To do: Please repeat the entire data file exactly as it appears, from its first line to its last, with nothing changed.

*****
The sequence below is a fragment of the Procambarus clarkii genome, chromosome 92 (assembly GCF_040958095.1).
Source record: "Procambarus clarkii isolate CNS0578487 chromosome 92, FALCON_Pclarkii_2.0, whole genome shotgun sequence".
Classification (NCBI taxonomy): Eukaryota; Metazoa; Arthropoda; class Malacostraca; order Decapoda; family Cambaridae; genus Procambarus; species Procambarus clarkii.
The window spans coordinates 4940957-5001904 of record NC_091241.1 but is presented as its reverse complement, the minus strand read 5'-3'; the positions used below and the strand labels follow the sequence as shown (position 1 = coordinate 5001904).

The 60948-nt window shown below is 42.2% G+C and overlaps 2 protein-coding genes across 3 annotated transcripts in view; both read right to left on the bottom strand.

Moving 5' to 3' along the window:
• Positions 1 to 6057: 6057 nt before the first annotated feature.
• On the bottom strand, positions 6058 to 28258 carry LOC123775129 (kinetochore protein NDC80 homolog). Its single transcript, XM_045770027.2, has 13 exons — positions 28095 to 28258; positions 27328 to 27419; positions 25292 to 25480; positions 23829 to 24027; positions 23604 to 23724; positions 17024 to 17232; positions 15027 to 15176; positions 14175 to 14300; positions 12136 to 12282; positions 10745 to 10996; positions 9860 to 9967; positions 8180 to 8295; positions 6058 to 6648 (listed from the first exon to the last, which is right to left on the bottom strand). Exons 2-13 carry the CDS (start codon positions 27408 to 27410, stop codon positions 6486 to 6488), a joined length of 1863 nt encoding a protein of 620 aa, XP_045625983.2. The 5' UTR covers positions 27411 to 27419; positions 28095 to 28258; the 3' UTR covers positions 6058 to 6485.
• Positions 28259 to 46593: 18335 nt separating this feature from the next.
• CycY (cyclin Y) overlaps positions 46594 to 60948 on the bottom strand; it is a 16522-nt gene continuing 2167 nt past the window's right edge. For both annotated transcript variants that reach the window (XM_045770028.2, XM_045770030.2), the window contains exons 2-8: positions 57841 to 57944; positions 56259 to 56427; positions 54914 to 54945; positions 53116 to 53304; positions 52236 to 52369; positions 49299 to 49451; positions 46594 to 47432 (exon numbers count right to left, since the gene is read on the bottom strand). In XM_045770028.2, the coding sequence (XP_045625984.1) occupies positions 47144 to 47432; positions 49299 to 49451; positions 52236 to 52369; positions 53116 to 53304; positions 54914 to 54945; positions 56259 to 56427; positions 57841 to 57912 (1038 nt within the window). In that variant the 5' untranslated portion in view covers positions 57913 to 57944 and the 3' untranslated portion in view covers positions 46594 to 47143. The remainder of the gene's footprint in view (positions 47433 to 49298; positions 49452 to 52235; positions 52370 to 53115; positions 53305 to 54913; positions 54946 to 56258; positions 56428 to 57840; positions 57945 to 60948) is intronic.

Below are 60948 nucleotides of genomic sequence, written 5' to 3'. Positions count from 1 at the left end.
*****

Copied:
The sequence below is a fragment of the Procambarus clarkii genome, chromosome 92 (assembly GCF_040958095.1).
Source record: "Procambarus clarkii isolate CNS0578487 chromosome 92, FALCON_Pclarkii_2.0, whole genome shotgun sequence".
Classification (NCBI taxonomy): Eukaryota; Metazoa; Arthropoda; class Malacostraca; order Decapoda; family Cambaridae; genus Procambarus; species Procambarus clarkii.
The window spans coordinates 4940957-5001904 of record NC_091241.1 but is presented as its reverse complement, the minus strand read 5'-3'; the positions used below and the strand labels follow the sequence as shown (position 1 = coordinate 5001904).

The 60948-nt window shown below is 42.2% G+C and overlaps 2 protein-coding genes across 3 annotated transcripts in view; both read right to left on the bottom strand.

Moving 5' to 3' along the window:
• Positions 1 to 6057: 6057 nt before the first annotated feature.
• On the bottom strand, positions 6058 to 28258 carry LOC123775129 (kinetochore protein NDC80 homolog). Its single transcript, XM_045770027.2, has 13 exons — positions 28095 to 28258; positions 27328 to 27419; positions 25292 to 25480; positions 23829 to 24027; positions 23604 to 23724; positions 17024 to 17232; positions 15027 to 15176; positions 14175 to 14300; positions 12136 to 12282; positions 10745 to 10996; positions 9860 to 9967; positions 8180 to 8295; positions 6058 to 6648 (listed from the first exon to the last, which is right to left on the bottom strand). Exons 2-13 carry the CDS (start codon positions 27408 to 27410, stop codon positions 6486 to 6488), a joined length of 1863 nt encoding a protein of 620 aa, XP_045625983.2. The 5' UTR covers positions 27411 to 27419; positions 28095 to 28258; the 3' UTR covers positions 6058 to 6485.
• Positions 28259 to 46593: 18335 nt separating this feature from the next.
• CycY (cyclin Y) overlaps positions 46594 to 60948 on the bottom strand; it is a 16522-nt gene continuing 2167 nt past the window's right edge. For both annotated transcript variants that reach the window (XM_045770028.2, XM_045770030.2), the window contains exons 2-8: positions 57841 to 57944; positions 56259 to 56427; positions 54914 to 54945; positions 53116 to 53304; positions 52236 to 52369; positions 49299 to 49451; positions 46594 to 47432 (exon numbers count right to left, since the gene is read on the bottom strand). In XM_045770028.2, the coding sequence (XP_045625984.1) occupies positions 47144 to 47432; positions 49299 to 49451; positions 52236 to 52369; positions 53116 to 53304; positions 54914 to 54945; positions 56259 to 56427; positions 57841 to 57912 (1038 nt within the window). In that variant the 5' untranslated portion in view covers positions 57913 to 57944 and the 3' untranslated portion in view covers positions 46594 to 47143. The remainder of the gene's footprint in view (positions 47433 to 49298; positions 49452 to 52235; positions 52370 to 53115; positions 53305 to 54913; positions 54946 to 56258; positions 56428 to 57840; positions 57945 to 60948) is intronic.

Below are 60948 nucleotides of genomic sequence, written 5' to 3'. Positions count from 1 at the left end.